Veterinarian column: Your dog and the risk of lymphoma
Lymphoma is the one of the most common cancers diagnosed, accounting for up to 24 percent of cancer cases seen in dogs. Multiple types of lymphoma can strike dogs, and the behavior of the cancer is extremely variable.
Some types of lymphoma have rapid progress that can quickly become life-threatening. Other forms can be very slow in their progression.
The cancer is usually seen in middle age to older dogs with an average age of 6-9 years. Certain breeds are more commonly affected like the Golden Retrievers, Boxers, Scottish Terriers and Basset Hounds. Interestingly, some breeds like the Dachshunds and Pomeranians appear to have a lower risk.
Lymphoma is a cancer of lymphocytes. Lymphocytes are cells that are part of the immune system. They are found throughout the body. As a result, lymphoma can be found in many different locations in the body including the lymph nodes, liver, spleen, bone marrow and intestinal tract. Signs of illness vary with the location of the lymphoma. They can be mild, with loss of appetite and lethargy, or more severe, with vomiting, diarrhea and weakness. Lymph node involvement is the most common form and is identified by lymph node enlargement.
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The cause of lymphoma is unknown. However, exposure to certain lawn herbicides may increase the risk, while some chemicals like paint and solvents may predispose to developing lymphoma. Chromosome studies have shown that some dogs with lymphoma have had changes that result in abnormal chromosome structure.
Diagnosis of lymphoma depends on the location of the cancer. A biopsy is needed for an accurate diagnosis. When the lymph node is affected, collecting lymph node cells through a needle may be sufficient for making the diagnosis. However, in about 10 percent of dogs, the biopsy may require surgery to remove a portion or the entire lymph node.
Special staining methods can help to further define the lymphoma. Once there is a diagnosis of lymphoma, the dog should be evaluated to determine the stage of the disease. Determining the stage will identify the extent of the problem and help to define treatment options. Staging is generally done with blood tests, chest X-rays and ultrasounds of the abdomen.
Length of life from diagnosis time depends on the stage of the cancer, location and therapy chosen. With no therapy, lymphoma can be fatal in 1-3 months after diagnosis. When steroids alone are used, survival time is about 2-4 months. The currently accepted best course of conventional therapy is a combination of chemotherapy agents given over a period of 25 weeks. Seventy to 90 percent of dogs receiving this chemotherapy combination have complete or partial remission with an average survival time of 6-12 months. Less than 10 percent of lymphoma patients are cured.
Supportive care for dogs with lymphoma needs to be coordinated with the decisions about chemotherapy and includes supplements that support the adrenal glands and liver, herbs that reduce inflammation, and herbs that have anti-cancer effects.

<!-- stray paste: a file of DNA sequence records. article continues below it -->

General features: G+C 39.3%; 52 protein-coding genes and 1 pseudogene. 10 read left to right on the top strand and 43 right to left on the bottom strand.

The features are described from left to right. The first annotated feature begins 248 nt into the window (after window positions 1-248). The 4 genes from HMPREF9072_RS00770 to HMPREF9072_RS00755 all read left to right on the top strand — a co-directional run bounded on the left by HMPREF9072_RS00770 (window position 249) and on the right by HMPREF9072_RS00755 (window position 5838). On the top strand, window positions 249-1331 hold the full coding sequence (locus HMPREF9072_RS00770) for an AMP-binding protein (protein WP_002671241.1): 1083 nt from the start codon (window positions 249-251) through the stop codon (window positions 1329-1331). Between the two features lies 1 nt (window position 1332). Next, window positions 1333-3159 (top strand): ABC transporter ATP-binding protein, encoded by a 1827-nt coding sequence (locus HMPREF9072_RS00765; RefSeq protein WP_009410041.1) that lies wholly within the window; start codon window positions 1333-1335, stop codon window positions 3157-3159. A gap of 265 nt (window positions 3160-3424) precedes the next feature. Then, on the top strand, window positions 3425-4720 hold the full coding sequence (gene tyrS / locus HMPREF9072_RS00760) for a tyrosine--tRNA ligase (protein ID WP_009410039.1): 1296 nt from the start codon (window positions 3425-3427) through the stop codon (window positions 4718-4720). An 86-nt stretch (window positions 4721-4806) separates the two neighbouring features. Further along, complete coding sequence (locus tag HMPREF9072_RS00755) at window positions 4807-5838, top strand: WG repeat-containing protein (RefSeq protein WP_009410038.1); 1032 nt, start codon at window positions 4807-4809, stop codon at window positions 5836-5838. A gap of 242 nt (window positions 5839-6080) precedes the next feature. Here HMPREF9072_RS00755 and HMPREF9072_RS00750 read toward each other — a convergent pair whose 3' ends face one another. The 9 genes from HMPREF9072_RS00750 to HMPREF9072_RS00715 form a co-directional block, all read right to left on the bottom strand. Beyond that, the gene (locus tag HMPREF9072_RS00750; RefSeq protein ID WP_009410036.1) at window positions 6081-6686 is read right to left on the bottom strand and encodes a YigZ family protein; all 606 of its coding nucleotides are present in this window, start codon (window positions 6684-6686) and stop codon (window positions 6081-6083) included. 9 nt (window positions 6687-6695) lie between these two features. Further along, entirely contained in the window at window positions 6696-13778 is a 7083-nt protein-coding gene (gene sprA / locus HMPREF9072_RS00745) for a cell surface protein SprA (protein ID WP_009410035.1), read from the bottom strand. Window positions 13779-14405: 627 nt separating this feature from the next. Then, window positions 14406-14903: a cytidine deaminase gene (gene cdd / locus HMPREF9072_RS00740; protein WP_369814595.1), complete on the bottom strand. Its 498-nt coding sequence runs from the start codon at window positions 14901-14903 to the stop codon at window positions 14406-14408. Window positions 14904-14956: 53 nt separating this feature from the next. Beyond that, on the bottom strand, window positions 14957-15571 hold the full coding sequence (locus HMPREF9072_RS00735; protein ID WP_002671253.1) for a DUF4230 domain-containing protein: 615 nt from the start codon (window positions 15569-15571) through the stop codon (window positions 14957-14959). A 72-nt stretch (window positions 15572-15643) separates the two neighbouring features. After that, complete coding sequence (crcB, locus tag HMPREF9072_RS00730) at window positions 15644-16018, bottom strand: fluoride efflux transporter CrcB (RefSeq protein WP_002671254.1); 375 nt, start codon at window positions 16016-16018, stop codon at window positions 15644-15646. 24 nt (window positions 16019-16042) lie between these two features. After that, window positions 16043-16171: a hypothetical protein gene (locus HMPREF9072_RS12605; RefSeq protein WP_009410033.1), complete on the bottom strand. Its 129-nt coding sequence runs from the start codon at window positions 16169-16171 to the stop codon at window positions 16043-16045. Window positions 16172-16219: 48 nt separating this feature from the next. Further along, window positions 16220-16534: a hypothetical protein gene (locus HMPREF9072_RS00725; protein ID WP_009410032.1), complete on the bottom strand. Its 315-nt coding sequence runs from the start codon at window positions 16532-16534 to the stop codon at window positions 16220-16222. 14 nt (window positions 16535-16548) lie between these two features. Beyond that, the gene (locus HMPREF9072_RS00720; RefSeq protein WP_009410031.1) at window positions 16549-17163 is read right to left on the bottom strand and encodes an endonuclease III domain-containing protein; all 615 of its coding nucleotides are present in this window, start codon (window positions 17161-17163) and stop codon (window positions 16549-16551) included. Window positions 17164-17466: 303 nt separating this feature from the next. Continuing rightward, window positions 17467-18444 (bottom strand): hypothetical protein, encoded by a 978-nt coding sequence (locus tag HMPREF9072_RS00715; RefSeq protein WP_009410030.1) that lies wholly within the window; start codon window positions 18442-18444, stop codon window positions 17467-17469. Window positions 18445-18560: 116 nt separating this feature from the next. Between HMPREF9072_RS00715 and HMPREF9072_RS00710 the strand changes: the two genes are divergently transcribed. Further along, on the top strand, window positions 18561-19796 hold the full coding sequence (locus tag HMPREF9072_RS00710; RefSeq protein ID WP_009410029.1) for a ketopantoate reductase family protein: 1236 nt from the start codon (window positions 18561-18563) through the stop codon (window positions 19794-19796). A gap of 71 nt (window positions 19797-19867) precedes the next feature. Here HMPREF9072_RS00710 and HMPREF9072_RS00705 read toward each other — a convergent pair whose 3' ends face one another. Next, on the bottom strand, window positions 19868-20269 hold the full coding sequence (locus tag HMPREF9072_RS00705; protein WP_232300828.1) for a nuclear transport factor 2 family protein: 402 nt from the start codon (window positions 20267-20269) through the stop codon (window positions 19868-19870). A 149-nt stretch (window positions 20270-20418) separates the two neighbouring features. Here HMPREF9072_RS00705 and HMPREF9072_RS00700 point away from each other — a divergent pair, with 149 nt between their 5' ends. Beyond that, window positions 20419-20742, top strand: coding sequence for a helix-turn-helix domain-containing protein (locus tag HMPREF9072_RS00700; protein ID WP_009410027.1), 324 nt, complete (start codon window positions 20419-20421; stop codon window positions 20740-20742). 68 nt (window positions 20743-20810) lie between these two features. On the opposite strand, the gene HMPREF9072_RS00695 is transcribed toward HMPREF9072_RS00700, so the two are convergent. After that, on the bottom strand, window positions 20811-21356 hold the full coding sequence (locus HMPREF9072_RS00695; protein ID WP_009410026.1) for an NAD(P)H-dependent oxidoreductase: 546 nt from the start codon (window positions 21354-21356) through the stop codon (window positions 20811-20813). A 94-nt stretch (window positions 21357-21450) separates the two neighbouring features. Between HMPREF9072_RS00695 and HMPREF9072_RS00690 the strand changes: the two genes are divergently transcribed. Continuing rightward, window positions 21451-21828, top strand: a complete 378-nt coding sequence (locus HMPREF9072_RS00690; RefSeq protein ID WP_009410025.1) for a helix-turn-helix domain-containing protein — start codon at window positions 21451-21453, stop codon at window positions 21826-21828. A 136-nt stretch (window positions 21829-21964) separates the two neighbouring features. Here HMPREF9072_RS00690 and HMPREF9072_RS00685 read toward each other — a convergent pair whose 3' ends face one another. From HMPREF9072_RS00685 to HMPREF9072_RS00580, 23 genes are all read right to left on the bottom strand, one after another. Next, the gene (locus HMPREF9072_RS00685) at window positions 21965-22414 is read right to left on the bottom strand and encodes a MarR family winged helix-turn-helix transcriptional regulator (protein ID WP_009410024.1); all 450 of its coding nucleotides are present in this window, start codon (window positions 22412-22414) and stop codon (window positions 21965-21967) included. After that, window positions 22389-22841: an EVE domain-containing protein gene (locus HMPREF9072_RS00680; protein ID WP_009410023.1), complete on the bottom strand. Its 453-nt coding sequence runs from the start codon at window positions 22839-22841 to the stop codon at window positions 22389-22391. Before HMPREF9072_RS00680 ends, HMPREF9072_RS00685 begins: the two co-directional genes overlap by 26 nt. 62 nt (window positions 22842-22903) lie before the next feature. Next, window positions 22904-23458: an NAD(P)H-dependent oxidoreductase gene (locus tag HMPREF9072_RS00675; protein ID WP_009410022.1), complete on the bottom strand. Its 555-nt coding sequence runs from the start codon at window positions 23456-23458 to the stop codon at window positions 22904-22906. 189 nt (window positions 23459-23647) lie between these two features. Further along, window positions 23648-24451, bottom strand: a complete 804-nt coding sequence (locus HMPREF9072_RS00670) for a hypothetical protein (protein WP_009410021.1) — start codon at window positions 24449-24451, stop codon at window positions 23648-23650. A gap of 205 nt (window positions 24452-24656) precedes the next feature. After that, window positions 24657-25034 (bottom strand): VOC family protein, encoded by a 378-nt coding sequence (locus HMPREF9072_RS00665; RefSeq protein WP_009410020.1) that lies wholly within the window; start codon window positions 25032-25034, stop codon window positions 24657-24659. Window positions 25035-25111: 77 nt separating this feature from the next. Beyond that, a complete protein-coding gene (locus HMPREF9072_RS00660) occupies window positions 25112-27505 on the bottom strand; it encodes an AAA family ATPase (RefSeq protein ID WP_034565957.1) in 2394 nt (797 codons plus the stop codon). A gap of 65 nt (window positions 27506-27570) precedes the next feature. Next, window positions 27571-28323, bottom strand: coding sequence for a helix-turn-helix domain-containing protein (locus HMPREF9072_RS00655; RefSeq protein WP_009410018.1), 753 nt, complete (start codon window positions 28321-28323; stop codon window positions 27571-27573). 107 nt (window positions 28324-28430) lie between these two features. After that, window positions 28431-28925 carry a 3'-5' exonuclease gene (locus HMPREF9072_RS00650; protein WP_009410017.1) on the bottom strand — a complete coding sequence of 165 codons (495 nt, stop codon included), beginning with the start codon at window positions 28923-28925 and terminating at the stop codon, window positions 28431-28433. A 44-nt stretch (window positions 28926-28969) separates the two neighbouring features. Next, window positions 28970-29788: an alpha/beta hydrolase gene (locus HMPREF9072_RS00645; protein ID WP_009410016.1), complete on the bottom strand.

Herbs like turmeric and boswellia have anti-inflammatory and anti-cancer effects. The coriolus mushroom has been shown to have anti-cancer effects for lymphoma cells. Dogs with lymphoma commonly have reduced levels of vitamin D. Supplementation with vitamin D3 may be beneficial for lymphoma patients.
There is concern that carbohydrates in food (i.e. grains) help to “feed” the cancer cells; therefore, these cancer patients may benefit from a high-protein diet. The protein may aid in slowing the cancer cell growth. Fish oil is also a beneficial addition to the diet.
Keep in mind that some forms of lymphoma advance so rapidly that herbs and supplements alone cannot slow or stop the cancer cells rapidly enough. In those situations, chemotherapy may be a critical part of treatment. Supportive care like that briefly touched on above may have benefits for improving remission times.
Unfortunately, there is a lack of studies outlining how the supportive therapies can extend life. It is also important to recognize the need for a coordinated therapy plan so that all the treatments and supportive care work properly together.
If you have questions about lymphoma, contact your veterinarian. For questions about herbal therapies, contact a veterinary herbalist.
Ron Carsten was one of the first veterinarians in Colorado to use the integrative approach, has lectured widely to veterinarians and has been a pioneer in the therapeutic use of food concentrates to manage clinical problems. In addition to his doctor of veterinary medicine, he holds a Ph.D. in cell and molecular biology and is a Certified Veterinary Acupuncturist and Certified Canine Rehabilitation Therapist. He practices integrative veterinary medicine in Glenwood Springs.
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